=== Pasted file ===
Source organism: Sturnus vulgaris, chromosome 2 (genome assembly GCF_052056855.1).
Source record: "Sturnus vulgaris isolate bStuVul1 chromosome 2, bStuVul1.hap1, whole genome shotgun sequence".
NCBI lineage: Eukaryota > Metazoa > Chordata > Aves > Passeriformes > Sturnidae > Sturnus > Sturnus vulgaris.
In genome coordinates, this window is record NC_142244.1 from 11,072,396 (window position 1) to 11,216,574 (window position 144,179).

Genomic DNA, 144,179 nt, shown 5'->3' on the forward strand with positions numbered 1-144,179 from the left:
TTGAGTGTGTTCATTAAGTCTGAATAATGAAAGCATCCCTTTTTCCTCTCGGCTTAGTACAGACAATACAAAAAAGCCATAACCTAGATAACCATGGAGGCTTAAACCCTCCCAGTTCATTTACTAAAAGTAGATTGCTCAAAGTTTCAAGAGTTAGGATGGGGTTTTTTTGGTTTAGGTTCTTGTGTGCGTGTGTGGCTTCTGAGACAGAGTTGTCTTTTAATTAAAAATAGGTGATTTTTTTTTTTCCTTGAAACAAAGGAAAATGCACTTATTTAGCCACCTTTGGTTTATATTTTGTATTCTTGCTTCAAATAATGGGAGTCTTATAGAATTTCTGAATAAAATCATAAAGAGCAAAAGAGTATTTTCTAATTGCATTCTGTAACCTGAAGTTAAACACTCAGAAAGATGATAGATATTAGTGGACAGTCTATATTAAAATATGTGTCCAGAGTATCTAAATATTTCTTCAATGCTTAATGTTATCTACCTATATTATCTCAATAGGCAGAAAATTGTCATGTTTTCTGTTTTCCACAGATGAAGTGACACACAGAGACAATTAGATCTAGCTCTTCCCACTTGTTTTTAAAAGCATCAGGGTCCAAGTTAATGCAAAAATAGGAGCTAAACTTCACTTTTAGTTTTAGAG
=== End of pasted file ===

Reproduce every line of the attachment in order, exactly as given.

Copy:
Source organism: Sturnus vulgaris, chromosome 2 (genome assembly GCF_052056855.1).
Source record: "Sturnus vulgaris isolate bStuVul1 chromosome 2, bStuVul1.hap1, whole genome shotgun sequence".
NCBI lineage: Eukaryota > Metazoa > Chordata > Aves > Passeriformes > Sturnidae > Sturnus > Sturnus vulgaris.
In genome coordinates, this window is record NC_142244.1 from 11,072,396 (window position 1) to 11,216,574 (window position 144,179).

Genomic DNA, 144,179 nt, shown 5'->3' on the forward strand with positions numbered 1-144,179 from the left:
TTGAGTGTGTTCATTAAGTCTGAATAATGAAAGCATCCCTTTTTCCTCTCGGCTTAGTACAGACAATACAAAAAAGCCATAACCTAGATAACCATGGAGGCTTAAACCCTCCCAGTTCATTTACTAAAAGTAGATTGCTCAAAGTTTCAAGAGTTAGGATGGGGTTTTTTTGGTTTAGGTTCTTGTGTGCGTGTGTGGCTTCTGAGACAGAGTTGTCTTTTAATTAAAAATAGGTGATTTTTTTTTTTCCTTGAAACAAAGGAAAATGCACTTATTTAGCCACCTTTGGTTTATATTTTGTATTCTTGCTTCAAATAATGGGAGTCTTATAGAATTTCTGAATAAAATCATAAAGAGCAAAAGAGTATTTTCTAATTGCATTCTGTAACCTGAAGTTAAACACTCAGAAAGATGATAGATATTAGTGGACAGTCTATATTAAAATATGTGTCCAGAGTATCTAAATATTTCTTCAATGCTTAATGTTATCTACCTATATTATCTCAATAGGCAGAAAATTGTCATGTTTTCTGTTTTCCACAGATGAAGTGACACACAGAGACAATTAGATCTAGCTCTTCCCACTTGTTTTTAAAAGCATCAGGGTCCAAGTTAATGCAAAAATAGGAGCTAAACTTCACTTTTAGTTTTAGAG